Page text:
Methods A total of 44 teachers participated in the professional development training and then taught in the Summer Engineering Academy. Just five of the participating teachers had previously participated in any STEM professional development. Three of these teachers had led a robotics or STEM Challenge program in their schools. As part of our evaluation of the program, we gathered a wide variety of data from the teachers including the Teaching Engineering Self-Efficacy Scale (TESS; Yoon Yoon, Evans, & Strobel, 2014) and Teacher Efficacy and Attitudes toward STEM Survey (T-STEM; Friday Institute, 2012).

Results for Teacher Self-Efficacy We used a repeated measures ANOVA to look at the change in scores on each of the three self-efficacy measures. We found that all three showed significant increases from pre to post-test at the PD workshop. All had large effect sizes. Once the academy started, engineering and science teaching self-efficacy maintained their levels through the post-summer survey. However, technology self-efficacy dropped following the summer program (pairwise comparison, p < .05).

At the end of the four-week program, the evaluation team conducted focus groups with program teachers asking questions about teachers’ comfort with STEM, their perceptions of student gains, and their own learning experiences. The following is an outline of the themes identified from the seven focus groups. In the full paper, quotes will support each.

What the Students Learned 1. Students stopped expecting there to be right and wrong answers 2. Students were responsible for their own learning 3. Students learned how to evaluate and discuss a problem 4. Students learned to collaborate and work well in groups 5. Students learn perseverance and to keep trying and solving problems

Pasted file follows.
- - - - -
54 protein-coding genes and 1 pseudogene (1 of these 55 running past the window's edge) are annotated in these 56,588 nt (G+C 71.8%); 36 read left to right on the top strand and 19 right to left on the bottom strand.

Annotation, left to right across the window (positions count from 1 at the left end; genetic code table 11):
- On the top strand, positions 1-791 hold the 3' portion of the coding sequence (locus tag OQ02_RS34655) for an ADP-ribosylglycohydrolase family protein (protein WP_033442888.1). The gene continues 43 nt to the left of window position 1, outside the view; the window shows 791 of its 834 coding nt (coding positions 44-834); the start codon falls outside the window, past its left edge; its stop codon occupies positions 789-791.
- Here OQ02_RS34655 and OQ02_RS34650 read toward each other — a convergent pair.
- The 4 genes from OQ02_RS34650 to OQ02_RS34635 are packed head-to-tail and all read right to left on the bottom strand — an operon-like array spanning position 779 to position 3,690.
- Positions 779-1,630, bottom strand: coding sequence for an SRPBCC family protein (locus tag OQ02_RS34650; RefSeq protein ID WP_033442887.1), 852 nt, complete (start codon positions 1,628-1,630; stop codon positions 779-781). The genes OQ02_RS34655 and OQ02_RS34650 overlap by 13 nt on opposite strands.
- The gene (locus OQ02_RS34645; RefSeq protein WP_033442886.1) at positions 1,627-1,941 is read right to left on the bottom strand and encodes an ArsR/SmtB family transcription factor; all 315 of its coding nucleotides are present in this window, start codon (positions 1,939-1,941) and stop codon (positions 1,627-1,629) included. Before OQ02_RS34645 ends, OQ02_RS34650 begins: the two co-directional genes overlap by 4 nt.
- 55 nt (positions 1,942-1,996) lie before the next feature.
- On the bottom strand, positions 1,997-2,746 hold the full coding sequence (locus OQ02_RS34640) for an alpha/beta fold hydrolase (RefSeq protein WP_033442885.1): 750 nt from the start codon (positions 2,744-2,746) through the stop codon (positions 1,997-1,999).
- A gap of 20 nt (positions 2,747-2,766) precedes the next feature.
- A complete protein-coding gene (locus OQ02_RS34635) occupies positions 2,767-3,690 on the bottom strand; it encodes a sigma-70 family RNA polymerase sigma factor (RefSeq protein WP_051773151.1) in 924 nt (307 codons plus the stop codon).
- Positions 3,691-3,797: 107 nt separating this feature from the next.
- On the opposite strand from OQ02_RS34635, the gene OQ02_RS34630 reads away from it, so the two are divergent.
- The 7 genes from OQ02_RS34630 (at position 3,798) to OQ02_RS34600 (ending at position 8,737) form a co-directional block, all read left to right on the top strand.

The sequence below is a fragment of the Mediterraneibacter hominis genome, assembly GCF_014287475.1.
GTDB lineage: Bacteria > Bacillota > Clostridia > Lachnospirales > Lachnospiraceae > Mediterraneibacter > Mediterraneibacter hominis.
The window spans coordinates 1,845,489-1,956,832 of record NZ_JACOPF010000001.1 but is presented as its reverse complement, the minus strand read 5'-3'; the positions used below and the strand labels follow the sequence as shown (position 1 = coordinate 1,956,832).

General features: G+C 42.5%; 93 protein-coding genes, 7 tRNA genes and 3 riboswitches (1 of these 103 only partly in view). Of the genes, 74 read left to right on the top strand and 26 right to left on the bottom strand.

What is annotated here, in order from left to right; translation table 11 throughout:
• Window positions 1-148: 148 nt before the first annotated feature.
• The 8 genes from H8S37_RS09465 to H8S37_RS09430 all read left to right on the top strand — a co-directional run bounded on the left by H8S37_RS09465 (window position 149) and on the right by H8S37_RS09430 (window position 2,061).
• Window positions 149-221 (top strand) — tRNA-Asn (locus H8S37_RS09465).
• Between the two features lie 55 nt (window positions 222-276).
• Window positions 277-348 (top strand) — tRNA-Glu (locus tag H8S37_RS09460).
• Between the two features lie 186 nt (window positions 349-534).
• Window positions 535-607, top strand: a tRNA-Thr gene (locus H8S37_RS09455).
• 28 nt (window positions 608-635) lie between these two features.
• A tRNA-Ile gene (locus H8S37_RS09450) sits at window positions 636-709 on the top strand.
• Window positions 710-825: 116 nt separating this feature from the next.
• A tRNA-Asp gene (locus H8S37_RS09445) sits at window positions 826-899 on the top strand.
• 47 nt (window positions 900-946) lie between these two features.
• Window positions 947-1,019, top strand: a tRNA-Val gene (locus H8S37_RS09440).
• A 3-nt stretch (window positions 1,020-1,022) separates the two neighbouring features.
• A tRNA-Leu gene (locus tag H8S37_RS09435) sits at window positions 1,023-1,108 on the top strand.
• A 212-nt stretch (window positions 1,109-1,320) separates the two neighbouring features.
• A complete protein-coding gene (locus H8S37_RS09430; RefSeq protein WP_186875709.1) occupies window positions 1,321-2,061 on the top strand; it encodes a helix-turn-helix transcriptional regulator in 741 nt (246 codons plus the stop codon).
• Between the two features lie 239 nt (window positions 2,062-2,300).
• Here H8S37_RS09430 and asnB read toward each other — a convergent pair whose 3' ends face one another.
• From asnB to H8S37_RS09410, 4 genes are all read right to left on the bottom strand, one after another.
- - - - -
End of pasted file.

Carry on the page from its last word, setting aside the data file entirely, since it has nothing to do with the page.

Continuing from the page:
What the Teachers Learned and Plan to do in the future 1. How teachers plan to change their teaching as a result of this experience 2. Increased appreciation of their students 3. Teachers learned it was OK for them not to have the answers all the time 4. Hands on learning was noted to be especially helpful for less able students

By December, we will conduct follow-up interviews with teachers on their formal classroom for the school year. We are hopeful that the teachers’ plans to incorporate more scientific inquiry into their classroom will be translated into the classroom by then. Overall, we believe that the opportunity to teach informal STEM was a positive learning experience for teachers and will expand their formal teaching practices.

Lakin, J. M., & Ewald, M. L., & Blanco, N. N., & Gilpin, J. A. (2019, June), Board 117: Work in Progress: Impact of Teaching Engineering Summer Academy on Teacher Efficacy and Teaching Beliefs Paper presented at 2019 ASEE Annual Conference & Exposition , Tampa, Florida. 10.18260/1-2--32202

ASEE holds the copyright on this document. It may be read by the public free of charge. Authors may archive their work on personal websites or in institutional repositories with the following citation: © 2019 American Society for Engineering Education. Other scholars may excerpt or quote from these materials with the same citation. When excerpting or quoting from Conference Proceedings, authors should, in addition to noting the ASEE copyright, list all the original authors and their institutions and name the host city of the conference. - Last updated April 1, 2015